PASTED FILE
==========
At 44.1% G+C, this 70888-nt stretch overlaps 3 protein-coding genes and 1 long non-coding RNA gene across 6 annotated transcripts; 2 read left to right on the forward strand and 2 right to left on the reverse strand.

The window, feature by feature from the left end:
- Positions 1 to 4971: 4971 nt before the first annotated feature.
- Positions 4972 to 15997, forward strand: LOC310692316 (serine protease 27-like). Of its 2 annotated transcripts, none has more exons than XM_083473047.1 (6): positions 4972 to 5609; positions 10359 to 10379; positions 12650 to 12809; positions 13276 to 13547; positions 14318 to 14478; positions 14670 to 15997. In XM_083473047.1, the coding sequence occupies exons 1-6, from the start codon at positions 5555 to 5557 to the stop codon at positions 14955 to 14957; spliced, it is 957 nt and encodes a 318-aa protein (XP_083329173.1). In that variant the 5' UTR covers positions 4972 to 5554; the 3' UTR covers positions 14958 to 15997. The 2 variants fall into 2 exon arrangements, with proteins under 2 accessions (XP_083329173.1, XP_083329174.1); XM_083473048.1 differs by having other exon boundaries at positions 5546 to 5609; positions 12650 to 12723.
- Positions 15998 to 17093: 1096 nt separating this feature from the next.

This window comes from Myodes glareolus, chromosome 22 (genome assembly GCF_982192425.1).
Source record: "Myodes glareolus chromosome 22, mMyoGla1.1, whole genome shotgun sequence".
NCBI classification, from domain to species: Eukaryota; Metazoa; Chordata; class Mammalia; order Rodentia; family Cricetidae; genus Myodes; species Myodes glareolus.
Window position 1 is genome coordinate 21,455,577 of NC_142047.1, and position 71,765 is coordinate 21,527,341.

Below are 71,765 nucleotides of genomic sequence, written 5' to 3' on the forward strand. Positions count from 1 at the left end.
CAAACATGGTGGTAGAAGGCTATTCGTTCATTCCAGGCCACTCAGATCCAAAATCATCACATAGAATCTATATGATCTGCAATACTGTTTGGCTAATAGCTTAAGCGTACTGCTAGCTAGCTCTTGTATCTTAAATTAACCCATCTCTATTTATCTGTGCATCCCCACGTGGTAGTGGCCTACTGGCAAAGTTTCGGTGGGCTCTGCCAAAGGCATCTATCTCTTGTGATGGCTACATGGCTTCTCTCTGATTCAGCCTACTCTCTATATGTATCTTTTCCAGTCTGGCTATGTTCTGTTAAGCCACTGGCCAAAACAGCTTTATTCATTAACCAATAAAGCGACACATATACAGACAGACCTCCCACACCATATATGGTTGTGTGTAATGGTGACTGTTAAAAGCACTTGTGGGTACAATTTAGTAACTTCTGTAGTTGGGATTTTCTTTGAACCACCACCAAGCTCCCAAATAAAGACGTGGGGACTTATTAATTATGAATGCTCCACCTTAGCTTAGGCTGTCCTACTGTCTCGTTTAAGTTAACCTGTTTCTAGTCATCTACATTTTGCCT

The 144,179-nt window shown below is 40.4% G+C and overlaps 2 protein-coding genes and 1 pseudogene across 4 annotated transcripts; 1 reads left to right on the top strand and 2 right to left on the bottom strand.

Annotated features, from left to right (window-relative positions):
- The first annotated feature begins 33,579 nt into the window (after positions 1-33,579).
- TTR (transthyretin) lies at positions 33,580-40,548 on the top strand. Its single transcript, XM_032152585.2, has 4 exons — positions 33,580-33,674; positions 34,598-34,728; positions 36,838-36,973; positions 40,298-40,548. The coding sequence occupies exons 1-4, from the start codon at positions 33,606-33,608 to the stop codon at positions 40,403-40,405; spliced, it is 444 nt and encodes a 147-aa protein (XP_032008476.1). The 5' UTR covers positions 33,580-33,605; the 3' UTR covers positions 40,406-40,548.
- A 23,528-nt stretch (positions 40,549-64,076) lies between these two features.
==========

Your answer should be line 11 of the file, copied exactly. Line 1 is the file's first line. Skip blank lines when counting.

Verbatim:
CAAACATGGTGGTAGAAGGCTATTCGTTCATTCCAGGCCACTCAGATCCAAAATCATCACATAGAATCTATATGATCTGCAATACTGTTTGGCTAATAGCTTAAGCGTACTGCTAGCTAGCTCTTGTATCTTAAATTAACCCATCTCTATTTATCTGTGCATCCCCACGTGGTAGTGGCCTACTGGCAAAGTTTCGGTGGGCTCTGCCAAAGGCATCTATCTCTTGTGATGGCTACATGGCTTCTCTCTGATTCAGCCTACTCTCTATATGTATCTTTTCCAGTCTGGCTATGTTCTGTTAAGCCACTGGCCAAAACAGCTTTATTCATTAACCAATAAAGCGACACATATACAGACAGACCTCCCACACCATATATGGTTGTGTGTAATGGTGACTGTTAAAAGCACTTGTGGGTACAATTTAGTAACTTCTGTAGTTGGGATTTTCTTTGAACCACCACCAAGCTCCCAAATAAAGACGTGGGGACTTATTAATTATGAATGCTCCACCTTAGCTTAGGCTGTCCTACTGTCTCGTTTAAGTTAACCTGTTTCTAGTCATCTACATTTTGCCT